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  1. Interpersonal Sameness of Meaning for Inferential Role Semantics.Martin L. Jönsson - 2017 - Journal of Philosophical Logic 46 (3):269-297.
    Inferential Role Semantics is often criticized for being incompatible with the platitude that words of different speakers can mean the same thing. While many assume that this platitude can be accommodated by understanding sameness of meaning in terms of similarity of meaning, no worked out proposal has ever been produced for Inferential Role Semantics. I rectify this important omission by giving a detailed structural account of meaning similarity in terms of graph theory. I go on to argue that this account (...)
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  • Compositionality I: Definitions and Variants.Peter Pagin & Dag Westerståhl - 2010 - Philosophy Compass 5 (3):250-264.
    This is the first part of a two-part article on semantic compositionality, that is, the principle that the meaning of a complex expression is determined by the meanings of its parts and the way they are put together. Here we provide a brief historical background, a formal framework for syntax and semantics, precise definitions, and a survey of variants of compositionality. Stronger and weaker forms are distinguished, as well as generalized forms that cover extra-linguistic context dependence as well as linguistic (...)
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  • Compositionality, Context, Categories and the Indeterminacy of Translation.Markus Werning - 2004 - Erkenntnis 60 (2):145-178.
    The doctrine that meanings are entitieswith a determinate and independent reality is often believed tohave been undermined by Quine's thought experiment of radicaltranslation, which results in an argument for the indeterminacy oftranslation. This paper argues to the contrary. Starting fromQuine's assumption that the meanings of observation sentences arestimulus meanings, i.e., set-theoretical constructions of neuronalstates uniquely determined by inter-subjectively observable facts,the paper shows that this meaning assignment, up to isomorphism,is uniquely extendable to all expressions that occur inobservation sentences. To do so, (...)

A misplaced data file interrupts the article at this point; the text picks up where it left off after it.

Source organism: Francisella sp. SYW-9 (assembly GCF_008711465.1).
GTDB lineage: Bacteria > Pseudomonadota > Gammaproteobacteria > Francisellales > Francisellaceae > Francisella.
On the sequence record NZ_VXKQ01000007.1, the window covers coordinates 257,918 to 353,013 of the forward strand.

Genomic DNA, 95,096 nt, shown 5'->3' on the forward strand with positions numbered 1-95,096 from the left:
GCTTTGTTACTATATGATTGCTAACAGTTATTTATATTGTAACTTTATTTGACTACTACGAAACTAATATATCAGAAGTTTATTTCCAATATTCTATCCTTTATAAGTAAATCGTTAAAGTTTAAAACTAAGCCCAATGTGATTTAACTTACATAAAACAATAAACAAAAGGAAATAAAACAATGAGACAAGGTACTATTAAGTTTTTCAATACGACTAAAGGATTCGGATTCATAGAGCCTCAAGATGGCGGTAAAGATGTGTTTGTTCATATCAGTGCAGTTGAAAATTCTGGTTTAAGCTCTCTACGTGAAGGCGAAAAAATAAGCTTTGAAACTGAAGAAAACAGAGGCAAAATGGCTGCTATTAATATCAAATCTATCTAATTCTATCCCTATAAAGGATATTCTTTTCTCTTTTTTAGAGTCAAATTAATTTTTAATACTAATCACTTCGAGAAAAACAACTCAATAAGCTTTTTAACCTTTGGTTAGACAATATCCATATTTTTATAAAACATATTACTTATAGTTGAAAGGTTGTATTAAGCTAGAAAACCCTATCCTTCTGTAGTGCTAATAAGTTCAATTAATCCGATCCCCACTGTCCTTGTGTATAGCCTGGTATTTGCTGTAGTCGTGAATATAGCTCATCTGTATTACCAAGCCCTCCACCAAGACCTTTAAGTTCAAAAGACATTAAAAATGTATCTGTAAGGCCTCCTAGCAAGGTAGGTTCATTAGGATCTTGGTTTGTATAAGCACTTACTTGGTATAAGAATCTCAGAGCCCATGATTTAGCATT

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  • On Language Adequacy.Urszula Wybraniec-Skardowska - 2015 - Studies in Logic, Grammar and Rhetoric 40 (1):257-292.
    The paper concentrates on the problem of adequate reflection of fragments of reality via expressions of language and inter-subjective knowledge about these fragments, called here, in brief, language adequacy. This problem is formulated in several aspects, the most being: the compatibility of language syntax with its bi-level semantics: intensional and extensional. In this paper, various aspects of language adequacy find their logical explication on the ground of the formal-logical theory T of any categorial language L generated by the so-called classical (...)
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  • Frege, the Identity of Sinn and Carnap's Intension.I. Hanzel - 2006 - History and Philosophy of Logic 27 (3):229-247.